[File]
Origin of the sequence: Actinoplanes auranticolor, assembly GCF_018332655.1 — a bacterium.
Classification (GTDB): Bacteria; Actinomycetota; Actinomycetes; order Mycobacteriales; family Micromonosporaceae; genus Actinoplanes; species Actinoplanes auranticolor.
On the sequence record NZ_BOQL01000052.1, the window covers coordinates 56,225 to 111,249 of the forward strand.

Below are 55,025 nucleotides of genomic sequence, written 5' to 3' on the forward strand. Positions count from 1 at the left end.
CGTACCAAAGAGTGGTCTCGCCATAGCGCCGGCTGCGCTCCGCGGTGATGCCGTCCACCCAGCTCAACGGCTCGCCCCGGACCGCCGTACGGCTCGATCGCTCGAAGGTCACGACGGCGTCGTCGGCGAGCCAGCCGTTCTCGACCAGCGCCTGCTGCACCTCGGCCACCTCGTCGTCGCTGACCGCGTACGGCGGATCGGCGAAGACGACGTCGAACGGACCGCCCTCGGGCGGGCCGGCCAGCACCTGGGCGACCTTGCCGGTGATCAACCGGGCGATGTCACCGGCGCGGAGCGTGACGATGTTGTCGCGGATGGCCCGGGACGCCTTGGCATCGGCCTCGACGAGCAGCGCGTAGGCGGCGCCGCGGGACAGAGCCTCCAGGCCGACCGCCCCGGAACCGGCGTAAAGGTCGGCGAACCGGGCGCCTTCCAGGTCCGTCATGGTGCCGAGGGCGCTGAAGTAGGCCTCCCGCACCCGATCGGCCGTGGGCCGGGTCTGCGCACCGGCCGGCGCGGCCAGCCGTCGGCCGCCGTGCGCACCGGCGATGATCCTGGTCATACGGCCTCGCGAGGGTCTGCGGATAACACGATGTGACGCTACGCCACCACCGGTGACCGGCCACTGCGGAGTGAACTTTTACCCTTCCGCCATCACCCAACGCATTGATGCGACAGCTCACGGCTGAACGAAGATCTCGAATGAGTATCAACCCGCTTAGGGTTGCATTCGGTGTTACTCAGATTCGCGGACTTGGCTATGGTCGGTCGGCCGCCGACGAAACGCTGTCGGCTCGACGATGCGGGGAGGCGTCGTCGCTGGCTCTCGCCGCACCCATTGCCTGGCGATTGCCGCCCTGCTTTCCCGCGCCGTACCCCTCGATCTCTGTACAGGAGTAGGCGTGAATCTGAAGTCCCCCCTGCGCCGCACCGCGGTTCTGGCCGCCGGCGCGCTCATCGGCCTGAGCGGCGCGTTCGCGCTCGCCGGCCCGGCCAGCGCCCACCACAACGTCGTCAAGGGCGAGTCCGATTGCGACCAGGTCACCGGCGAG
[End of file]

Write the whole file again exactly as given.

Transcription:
Origin of the sequence: Actinoplanes auranticolor, assembly GCF_018332655.1 — a bacterium.
Classification (GTDB): Bacteria; Actinomycetota; Actinomycetes; order Mycobacteriales; family Micromonosporaceae; genus Actinoplanes; species Actinoplanes auranticolor.
On the sequence record NZ_BOQL01000052.1, the window covers coordinates 56,225 to 111,249 of the forward strand.

Below are 55,025 nucleotides of genomic sequence, written 5' to 3' on the forward strand. Positions count from 1 at the left end.
CGTACCAAAGAGTGGTCTCGCCATAGCGCCGGCTGCGCTCCGCGGTGATGCCGTCCACCCAGCTCAACGGCTCGCCCCGGACCGCCGTACGGCTCGATCGCTCGAAGGTCACGACGGCGTCGTCGGCGAGCCAGCCGTTCTCGACCAGCGCCTGCTGCACCTCGGCCACCTCGTCGTCGCTGACCGCGTACGGCGGATCGGCGAAGACGACGTCGAACGGACCGCCCTCGGGCGGGCCGGCCAGCACCTGGGCGACCTTGCCGGTGATCAACCGGGCGATGTCACCGGCGCGGAGCGTGACGATGTTGTCGCGGATGGCCCGGGACGCCTTGGCATCGGCCTCGACGAGCAGCGCGTAGGCGGCGCCGCGGGACAGAGCCTCCAGGCCGACCGCCCCGGAACCGGCGTAAAGGTCGGCGAACCGGGCGCCTTCCAGGTCCGTCATGGTGCCGAGGGCGCTGAAGTAGGCCTCCCGCACCCGATCGGCCGTGGGCCGGGTCTGCGCACCGGCCGGCGCGGCCAGCCGTCGGCCGCCGTGCGCACCGGCGATGATCCTGGTCATACGGCCTCGCGAGGGTCTGCGGATAACACGATGTGACGCTACGCCACCACCGGTGACCGGCCACTGCGGAGTGAACTTTTACCCTTCCGCCATCACCCAACGCATTGATGCGACAGCTCACGGCTGAACGAAGATCTCGAATGAGTATCAACCCGCTTAGGGTTGCATTCGGTGTTACTCAGATTCGCGGACTTGGCTATGGTCGGTCGGCCGCCGACGAAACGCTGTCGGCTCGACGATGCGGGGAGGCGTCGTCGCTGGCTCTCGCCGCACCCATTGCCTGGCGATTGCCGCCCTGCTTTCCCGCGCCGTACCCCTCGATCTCTGTACAGGAGTAGGCGTGAATCTGAAGTCCCCCCTGCGCCGCACCGCGGTTCTGGCCGCCGGCGCGCTCATCGGCCTGAGCGGCGCGTTCGCGCTCGCCGGCCCGGCCAGCGCCCACCACAACGTCGTCAAGGGCGAGTCCGATTGCGACCAGGTCACCGGCGAG